Disruptive children are often skilled at passing the blame for bad behaviour

17th March 2000 at 00:00
Meanwhile, another survey has shown that disruptive children are often skilled at passing the blame for bad behaviour on to others.

Researchers asked 81 inner-city secondary school children about their disruptive behaviour and the reasons for it.

The London youngsters, aged 11 to 13, came up with three responses; that they had had a hard life, that others were to blame, or denied that they had misbehaved in the first place.

Reearchers also assessed children's "mind-reading" skills by showing them photographs of people's eyes and asking them to decide what the person was thinking or feeling.

"Disruptive behaviour, avoidance of responsibility, and theory of mind," by Jon Sutton, of Glasgow Caledonian University, and Michelle Reeves and Edmund Keogh, of Goldsmiths' College, London, British Journal of Developmental Psychology, also published this week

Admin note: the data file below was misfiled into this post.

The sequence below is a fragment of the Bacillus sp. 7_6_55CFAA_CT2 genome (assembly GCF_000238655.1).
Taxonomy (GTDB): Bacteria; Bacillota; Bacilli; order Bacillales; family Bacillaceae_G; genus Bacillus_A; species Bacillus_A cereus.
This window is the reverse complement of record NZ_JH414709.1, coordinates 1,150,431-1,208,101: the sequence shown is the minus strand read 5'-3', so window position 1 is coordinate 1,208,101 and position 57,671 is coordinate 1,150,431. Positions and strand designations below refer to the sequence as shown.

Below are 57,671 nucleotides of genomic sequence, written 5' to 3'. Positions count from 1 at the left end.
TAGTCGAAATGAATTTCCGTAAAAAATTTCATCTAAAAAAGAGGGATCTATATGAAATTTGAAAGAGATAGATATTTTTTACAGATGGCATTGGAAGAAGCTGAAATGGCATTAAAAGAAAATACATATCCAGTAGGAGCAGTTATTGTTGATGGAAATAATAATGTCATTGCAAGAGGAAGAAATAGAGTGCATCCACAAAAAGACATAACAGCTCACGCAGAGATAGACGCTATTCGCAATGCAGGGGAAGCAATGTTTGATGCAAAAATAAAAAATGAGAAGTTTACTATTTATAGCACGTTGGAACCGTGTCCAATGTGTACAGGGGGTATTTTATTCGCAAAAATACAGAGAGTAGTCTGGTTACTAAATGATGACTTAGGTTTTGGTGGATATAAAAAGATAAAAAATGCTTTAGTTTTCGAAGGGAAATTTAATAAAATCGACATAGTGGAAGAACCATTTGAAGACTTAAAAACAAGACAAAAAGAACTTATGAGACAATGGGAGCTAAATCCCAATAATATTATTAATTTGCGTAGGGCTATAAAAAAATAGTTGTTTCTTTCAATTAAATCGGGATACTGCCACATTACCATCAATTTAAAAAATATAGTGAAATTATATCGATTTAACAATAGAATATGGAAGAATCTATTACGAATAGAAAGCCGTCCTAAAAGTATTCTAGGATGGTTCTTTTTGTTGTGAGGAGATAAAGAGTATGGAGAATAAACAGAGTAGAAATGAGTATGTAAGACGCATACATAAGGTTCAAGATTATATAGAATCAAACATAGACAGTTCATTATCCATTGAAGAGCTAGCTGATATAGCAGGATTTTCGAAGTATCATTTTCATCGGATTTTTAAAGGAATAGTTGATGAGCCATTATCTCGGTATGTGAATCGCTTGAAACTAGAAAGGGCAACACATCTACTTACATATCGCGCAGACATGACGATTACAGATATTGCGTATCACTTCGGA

Subscribe to get access to the content on this page.

If you are already a Tes/ Tes Scotland subscriber please log in with your username or email address to get full access to our back issues, CPD library and membership plus page.

Not a subscriber? Find out more about our subscription offers.
Subscribe now
Existing subscriber?
Enter subscription number

Comments

The guide by your side – ensuring you are always up to date with the latest in education.

Get Tes magazine online and delivered to your door. Stay up to date with the latest research, teacher innovation and insight, plus classroom tips and techniques with a Tes magazine subscription.
With a Tes magazine subscription you get exclusive access to our CPD library. Including our New Teachers’ special for NQTS, Ed Tech, How to Get a Job, Trip Planner, Ed Biz Special and all Tes back issues.

Subscribe now